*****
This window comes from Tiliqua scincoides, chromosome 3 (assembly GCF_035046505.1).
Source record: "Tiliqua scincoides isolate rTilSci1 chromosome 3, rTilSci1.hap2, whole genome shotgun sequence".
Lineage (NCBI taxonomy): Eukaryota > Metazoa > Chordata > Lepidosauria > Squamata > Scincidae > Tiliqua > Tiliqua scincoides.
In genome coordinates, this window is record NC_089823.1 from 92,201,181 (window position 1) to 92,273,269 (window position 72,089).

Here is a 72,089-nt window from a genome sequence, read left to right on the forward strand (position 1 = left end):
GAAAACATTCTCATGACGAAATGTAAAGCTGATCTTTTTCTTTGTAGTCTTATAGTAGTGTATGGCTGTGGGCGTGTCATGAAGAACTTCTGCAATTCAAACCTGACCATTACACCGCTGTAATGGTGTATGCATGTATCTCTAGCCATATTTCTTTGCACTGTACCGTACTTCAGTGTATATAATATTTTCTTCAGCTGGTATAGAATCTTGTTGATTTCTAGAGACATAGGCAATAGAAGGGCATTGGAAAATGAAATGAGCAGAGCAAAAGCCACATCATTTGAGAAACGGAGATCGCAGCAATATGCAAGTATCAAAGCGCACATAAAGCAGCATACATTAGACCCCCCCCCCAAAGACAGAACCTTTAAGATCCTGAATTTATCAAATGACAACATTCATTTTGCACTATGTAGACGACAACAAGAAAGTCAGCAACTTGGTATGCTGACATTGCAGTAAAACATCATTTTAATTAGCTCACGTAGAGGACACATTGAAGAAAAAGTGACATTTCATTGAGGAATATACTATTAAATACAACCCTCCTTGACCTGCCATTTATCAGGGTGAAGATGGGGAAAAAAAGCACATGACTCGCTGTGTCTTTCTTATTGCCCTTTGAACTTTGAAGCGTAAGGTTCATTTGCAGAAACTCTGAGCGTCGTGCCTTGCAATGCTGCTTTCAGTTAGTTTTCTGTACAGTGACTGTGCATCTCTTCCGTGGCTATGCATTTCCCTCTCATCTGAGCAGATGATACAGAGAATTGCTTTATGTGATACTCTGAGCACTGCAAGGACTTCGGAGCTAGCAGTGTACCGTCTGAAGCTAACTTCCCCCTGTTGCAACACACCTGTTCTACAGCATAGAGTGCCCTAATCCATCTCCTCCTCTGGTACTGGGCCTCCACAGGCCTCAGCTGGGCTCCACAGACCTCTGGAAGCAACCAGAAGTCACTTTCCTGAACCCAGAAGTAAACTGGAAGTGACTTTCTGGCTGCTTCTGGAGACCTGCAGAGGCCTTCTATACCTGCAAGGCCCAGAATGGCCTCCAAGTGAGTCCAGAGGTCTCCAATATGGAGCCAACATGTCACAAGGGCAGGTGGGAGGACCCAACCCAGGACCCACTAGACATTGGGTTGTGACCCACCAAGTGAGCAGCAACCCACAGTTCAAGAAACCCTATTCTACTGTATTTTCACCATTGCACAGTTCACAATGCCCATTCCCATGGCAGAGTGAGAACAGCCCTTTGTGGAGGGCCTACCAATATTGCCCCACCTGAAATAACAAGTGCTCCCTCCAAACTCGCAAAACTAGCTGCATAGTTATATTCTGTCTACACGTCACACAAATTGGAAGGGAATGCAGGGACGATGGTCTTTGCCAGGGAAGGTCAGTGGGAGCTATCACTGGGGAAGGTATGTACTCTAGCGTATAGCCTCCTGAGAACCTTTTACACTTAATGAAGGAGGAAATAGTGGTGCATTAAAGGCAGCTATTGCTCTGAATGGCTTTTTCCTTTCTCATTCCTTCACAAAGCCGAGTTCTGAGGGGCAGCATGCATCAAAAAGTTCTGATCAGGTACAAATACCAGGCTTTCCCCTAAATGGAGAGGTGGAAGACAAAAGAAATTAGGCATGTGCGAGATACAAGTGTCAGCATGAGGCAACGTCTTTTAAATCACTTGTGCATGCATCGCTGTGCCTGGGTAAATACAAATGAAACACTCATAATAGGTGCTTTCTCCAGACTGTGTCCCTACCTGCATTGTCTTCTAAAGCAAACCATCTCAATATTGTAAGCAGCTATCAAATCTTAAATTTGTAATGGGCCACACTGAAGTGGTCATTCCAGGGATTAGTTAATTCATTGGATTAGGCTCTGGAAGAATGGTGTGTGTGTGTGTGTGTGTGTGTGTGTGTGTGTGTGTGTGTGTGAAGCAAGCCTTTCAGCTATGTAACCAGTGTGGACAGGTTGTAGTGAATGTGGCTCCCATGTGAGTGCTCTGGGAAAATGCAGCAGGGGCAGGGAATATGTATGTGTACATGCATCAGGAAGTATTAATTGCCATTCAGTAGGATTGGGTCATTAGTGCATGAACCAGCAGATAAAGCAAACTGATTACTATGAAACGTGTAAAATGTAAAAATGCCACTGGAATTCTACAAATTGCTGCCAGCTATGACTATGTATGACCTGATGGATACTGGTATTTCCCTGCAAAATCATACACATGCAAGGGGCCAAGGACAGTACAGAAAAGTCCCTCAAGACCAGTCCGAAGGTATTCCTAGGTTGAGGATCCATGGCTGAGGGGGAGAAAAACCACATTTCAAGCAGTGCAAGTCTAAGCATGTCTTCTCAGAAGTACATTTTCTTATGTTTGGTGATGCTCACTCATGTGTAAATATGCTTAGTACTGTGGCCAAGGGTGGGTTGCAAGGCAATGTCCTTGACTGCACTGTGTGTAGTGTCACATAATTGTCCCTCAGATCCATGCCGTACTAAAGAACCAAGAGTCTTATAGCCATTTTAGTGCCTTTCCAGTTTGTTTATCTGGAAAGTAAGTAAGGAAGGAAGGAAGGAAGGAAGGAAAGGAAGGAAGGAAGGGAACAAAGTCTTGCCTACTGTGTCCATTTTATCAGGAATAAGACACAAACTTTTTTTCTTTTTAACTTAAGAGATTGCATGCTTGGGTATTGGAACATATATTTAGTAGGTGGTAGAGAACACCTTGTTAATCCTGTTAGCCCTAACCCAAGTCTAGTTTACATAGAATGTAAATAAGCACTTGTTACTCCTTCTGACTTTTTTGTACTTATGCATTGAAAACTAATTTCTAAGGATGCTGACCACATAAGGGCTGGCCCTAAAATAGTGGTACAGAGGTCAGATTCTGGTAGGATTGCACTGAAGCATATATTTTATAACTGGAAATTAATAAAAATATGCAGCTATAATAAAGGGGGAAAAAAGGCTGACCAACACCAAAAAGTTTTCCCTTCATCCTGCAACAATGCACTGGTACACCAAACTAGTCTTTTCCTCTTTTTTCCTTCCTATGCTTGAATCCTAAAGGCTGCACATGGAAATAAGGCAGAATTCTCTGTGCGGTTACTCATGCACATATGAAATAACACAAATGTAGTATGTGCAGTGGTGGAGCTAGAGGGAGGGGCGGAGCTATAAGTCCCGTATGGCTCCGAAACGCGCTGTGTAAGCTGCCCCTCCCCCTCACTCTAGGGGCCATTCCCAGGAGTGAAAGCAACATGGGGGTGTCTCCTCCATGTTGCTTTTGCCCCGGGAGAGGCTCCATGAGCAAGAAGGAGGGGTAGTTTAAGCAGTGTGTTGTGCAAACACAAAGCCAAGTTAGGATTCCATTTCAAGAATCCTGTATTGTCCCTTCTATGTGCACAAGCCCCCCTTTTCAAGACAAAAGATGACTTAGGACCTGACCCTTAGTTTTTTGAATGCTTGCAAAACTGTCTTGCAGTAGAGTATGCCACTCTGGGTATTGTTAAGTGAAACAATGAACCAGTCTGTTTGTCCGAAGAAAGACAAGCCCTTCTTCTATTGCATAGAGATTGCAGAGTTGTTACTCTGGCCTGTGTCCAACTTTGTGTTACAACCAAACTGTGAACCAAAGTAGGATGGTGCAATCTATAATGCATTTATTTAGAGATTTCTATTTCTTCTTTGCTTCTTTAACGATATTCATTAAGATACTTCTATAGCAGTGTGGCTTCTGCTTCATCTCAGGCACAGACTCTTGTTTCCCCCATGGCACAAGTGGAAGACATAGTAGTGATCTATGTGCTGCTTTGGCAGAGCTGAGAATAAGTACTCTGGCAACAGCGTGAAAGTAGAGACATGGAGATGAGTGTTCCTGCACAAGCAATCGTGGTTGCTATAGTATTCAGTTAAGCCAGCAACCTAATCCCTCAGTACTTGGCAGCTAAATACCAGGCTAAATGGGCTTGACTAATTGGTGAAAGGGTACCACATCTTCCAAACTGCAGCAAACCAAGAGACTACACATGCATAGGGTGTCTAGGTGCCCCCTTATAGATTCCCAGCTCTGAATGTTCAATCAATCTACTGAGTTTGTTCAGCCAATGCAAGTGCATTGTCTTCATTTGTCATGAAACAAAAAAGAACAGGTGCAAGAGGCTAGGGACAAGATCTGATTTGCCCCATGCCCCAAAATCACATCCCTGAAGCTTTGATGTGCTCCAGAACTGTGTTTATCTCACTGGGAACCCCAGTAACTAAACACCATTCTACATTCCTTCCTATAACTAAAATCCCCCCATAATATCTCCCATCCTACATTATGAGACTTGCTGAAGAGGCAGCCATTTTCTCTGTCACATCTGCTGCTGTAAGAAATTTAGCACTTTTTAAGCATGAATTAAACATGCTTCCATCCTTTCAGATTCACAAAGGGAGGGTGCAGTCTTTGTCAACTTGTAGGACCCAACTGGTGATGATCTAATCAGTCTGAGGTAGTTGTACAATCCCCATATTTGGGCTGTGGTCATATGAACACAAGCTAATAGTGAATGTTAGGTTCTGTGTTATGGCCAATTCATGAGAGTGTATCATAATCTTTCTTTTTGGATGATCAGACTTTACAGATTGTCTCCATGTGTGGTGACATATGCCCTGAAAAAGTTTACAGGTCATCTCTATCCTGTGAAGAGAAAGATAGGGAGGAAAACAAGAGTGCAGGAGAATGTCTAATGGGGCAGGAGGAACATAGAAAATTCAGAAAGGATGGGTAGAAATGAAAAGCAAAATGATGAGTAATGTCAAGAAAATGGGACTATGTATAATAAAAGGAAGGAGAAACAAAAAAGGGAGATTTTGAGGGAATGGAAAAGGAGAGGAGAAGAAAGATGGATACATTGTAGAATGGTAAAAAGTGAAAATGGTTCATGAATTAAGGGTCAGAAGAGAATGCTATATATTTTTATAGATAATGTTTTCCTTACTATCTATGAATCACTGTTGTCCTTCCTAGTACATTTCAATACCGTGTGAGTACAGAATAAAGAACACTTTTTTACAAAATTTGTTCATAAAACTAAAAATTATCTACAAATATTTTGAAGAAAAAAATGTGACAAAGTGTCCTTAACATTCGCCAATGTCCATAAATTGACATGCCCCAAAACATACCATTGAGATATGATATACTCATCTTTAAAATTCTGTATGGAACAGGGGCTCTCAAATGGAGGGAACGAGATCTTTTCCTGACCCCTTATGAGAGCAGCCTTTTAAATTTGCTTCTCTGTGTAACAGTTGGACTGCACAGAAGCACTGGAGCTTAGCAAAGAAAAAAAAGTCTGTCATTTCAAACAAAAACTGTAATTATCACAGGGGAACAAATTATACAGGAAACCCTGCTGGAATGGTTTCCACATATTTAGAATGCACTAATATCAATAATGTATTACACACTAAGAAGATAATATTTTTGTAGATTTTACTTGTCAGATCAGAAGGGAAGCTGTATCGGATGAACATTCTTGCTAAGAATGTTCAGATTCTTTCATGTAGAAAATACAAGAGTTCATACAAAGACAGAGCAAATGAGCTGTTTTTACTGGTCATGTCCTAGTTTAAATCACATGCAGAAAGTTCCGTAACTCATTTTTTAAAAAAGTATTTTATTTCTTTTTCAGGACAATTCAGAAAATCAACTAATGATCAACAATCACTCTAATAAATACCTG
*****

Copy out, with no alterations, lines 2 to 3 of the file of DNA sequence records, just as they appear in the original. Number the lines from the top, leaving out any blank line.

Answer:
Source record: "Tiliqua scincoides isolate rTilSci1 chromosome 3, rTilSci1.hap2, whole genome shotgun sequence".
Lineage (NCBI taxonomy): Eukaryota > Metazoa > Chordata > Lepidosauria > Squamata > Scincidae > Tiliqua > Tiliqua scincoides.